How Google could make the next quantum computing leap | FT


Quantum computers are all over
the news, but what are they and how do they differ from
conventional computing? If they can be built
economically and at scale quantum computers will
harness properties that extend beyond the
limits of classical physics to offer us exponential
gains in computing power. Classical computers are made
of bits, a unit of information that can either be a 0 or a 1. But in a quantum computer, the
basic unit, known as a qubit, can represent both 0 and 1 at
the same time, a state known as superposition. By stringing together
qubits the number of states that they
could represent rises exponentially,
enabling it to compute millions of possibilities
instantaneously. The applications of
this type of machine could revolutionise fields
from cryptography to chemistry, ranging from materials
science, agriculture, and pharmaceuticals, not to
mention artificial intelligence and energy. So far, the challenge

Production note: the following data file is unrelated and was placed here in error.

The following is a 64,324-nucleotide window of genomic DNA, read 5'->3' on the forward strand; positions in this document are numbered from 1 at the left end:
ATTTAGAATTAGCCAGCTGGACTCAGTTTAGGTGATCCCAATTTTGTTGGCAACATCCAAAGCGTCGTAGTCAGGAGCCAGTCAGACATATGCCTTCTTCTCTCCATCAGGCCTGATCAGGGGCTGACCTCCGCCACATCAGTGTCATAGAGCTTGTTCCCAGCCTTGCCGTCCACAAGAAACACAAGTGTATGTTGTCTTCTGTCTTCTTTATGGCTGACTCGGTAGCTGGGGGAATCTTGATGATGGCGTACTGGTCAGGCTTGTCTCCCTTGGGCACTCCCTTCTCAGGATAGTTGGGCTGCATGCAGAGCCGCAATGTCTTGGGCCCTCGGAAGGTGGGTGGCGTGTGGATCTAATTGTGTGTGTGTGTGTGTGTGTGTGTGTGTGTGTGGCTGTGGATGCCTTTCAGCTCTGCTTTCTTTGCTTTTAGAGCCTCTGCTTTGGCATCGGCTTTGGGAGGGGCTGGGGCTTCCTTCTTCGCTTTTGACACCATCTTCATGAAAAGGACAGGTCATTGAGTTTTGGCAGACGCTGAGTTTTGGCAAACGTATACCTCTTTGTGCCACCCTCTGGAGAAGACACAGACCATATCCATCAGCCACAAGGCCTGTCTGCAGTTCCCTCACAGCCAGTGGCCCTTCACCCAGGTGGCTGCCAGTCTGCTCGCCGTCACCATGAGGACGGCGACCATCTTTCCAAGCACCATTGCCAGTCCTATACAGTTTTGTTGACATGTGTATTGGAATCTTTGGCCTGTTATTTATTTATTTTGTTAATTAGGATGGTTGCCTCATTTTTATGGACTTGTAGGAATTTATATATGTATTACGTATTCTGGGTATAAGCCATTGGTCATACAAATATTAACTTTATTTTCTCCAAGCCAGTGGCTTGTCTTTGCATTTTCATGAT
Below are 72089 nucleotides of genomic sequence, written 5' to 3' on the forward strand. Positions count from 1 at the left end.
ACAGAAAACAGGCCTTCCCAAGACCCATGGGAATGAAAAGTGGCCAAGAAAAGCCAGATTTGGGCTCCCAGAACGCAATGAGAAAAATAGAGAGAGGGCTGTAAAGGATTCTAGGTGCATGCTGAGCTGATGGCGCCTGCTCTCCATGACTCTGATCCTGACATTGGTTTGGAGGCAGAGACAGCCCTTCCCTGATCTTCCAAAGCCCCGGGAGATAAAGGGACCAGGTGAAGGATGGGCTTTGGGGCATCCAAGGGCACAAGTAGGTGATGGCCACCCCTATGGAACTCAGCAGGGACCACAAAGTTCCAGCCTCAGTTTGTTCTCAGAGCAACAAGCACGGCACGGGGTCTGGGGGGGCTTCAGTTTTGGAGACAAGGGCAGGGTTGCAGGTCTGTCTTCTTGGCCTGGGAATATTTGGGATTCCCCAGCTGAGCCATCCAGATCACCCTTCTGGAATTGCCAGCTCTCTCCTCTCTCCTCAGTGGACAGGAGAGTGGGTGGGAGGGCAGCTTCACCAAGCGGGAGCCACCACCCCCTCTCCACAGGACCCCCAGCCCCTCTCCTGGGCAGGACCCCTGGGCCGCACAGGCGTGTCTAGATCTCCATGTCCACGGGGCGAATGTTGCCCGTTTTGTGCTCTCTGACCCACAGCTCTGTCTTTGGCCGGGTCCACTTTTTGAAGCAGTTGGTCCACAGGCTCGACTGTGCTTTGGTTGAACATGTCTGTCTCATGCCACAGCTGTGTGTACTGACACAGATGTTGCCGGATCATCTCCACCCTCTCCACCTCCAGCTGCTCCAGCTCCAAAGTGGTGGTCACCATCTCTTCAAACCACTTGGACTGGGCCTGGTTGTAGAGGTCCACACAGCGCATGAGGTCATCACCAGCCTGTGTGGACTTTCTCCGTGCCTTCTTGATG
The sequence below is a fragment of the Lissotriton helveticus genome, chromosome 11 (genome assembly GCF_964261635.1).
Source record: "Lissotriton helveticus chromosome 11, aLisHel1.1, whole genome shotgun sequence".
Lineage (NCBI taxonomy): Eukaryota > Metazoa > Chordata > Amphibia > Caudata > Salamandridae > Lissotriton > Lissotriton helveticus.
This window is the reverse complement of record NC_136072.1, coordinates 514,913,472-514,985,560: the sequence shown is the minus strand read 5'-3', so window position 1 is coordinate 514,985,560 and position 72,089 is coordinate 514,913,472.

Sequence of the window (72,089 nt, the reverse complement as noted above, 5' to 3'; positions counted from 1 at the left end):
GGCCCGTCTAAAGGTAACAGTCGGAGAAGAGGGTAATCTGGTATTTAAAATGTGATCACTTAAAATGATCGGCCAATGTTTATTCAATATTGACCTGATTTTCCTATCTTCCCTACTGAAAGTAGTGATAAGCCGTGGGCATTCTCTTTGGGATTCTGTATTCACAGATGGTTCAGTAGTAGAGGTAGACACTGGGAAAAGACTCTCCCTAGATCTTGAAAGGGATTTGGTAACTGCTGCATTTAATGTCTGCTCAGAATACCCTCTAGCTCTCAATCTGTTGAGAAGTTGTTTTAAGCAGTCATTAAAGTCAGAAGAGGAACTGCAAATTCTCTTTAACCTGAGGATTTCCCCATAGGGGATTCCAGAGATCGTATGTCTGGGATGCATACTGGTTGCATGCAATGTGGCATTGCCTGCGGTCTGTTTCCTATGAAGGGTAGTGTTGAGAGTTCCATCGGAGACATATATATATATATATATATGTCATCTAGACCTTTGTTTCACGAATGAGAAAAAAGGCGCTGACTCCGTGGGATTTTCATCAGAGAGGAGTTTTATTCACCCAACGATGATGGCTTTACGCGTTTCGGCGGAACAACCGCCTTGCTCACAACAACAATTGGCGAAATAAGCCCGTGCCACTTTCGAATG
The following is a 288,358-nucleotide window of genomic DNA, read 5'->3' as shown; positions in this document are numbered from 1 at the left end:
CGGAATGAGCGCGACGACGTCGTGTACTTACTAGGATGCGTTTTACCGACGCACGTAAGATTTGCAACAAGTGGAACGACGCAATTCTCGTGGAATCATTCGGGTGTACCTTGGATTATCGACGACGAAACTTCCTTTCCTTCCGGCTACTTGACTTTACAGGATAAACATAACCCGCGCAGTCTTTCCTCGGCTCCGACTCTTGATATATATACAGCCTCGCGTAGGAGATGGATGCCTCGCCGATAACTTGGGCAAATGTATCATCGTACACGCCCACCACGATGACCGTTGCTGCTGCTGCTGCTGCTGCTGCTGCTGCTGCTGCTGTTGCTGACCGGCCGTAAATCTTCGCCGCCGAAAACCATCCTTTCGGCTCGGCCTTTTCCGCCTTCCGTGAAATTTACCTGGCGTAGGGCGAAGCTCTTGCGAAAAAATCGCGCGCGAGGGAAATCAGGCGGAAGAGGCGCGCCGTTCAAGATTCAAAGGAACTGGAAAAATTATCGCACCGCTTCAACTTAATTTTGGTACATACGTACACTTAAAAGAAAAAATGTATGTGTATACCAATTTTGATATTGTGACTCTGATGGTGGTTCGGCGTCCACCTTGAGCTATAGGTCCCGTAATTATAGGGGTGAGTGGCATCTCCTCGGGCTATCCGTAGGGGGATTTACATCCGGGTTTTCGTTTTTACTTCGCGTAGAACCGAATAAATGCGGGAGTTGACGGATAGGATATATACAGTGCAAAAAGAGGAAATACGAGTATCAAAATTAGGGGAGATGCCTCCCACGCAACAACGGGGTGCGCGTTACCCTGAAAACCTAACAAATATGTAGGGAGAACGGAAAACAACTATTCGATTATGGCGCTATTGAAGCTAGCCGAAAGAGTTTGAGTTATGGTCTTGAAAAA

has been to scale up the number of qubits to
perform useful calculations while reducing the
number of errors that the qubits are prone to. This week Google has
published a landmark paper in the scientific
journal Nature. It claims to have
built a processor that can perform a very specific
calculation in 200 seconds that would take today’s most
powerful computer 10,000 years to complete. This demonstration is
known as quantum supremacy. This is just the first
step towards creating a useful quantum computer. Next, scientists will have to
build a scaled-up version that can perform real world, useful
calculations, thus achieving the promise of
quantum computing.

7 thoughts on “How Google could make the next quantum computing leap | FT

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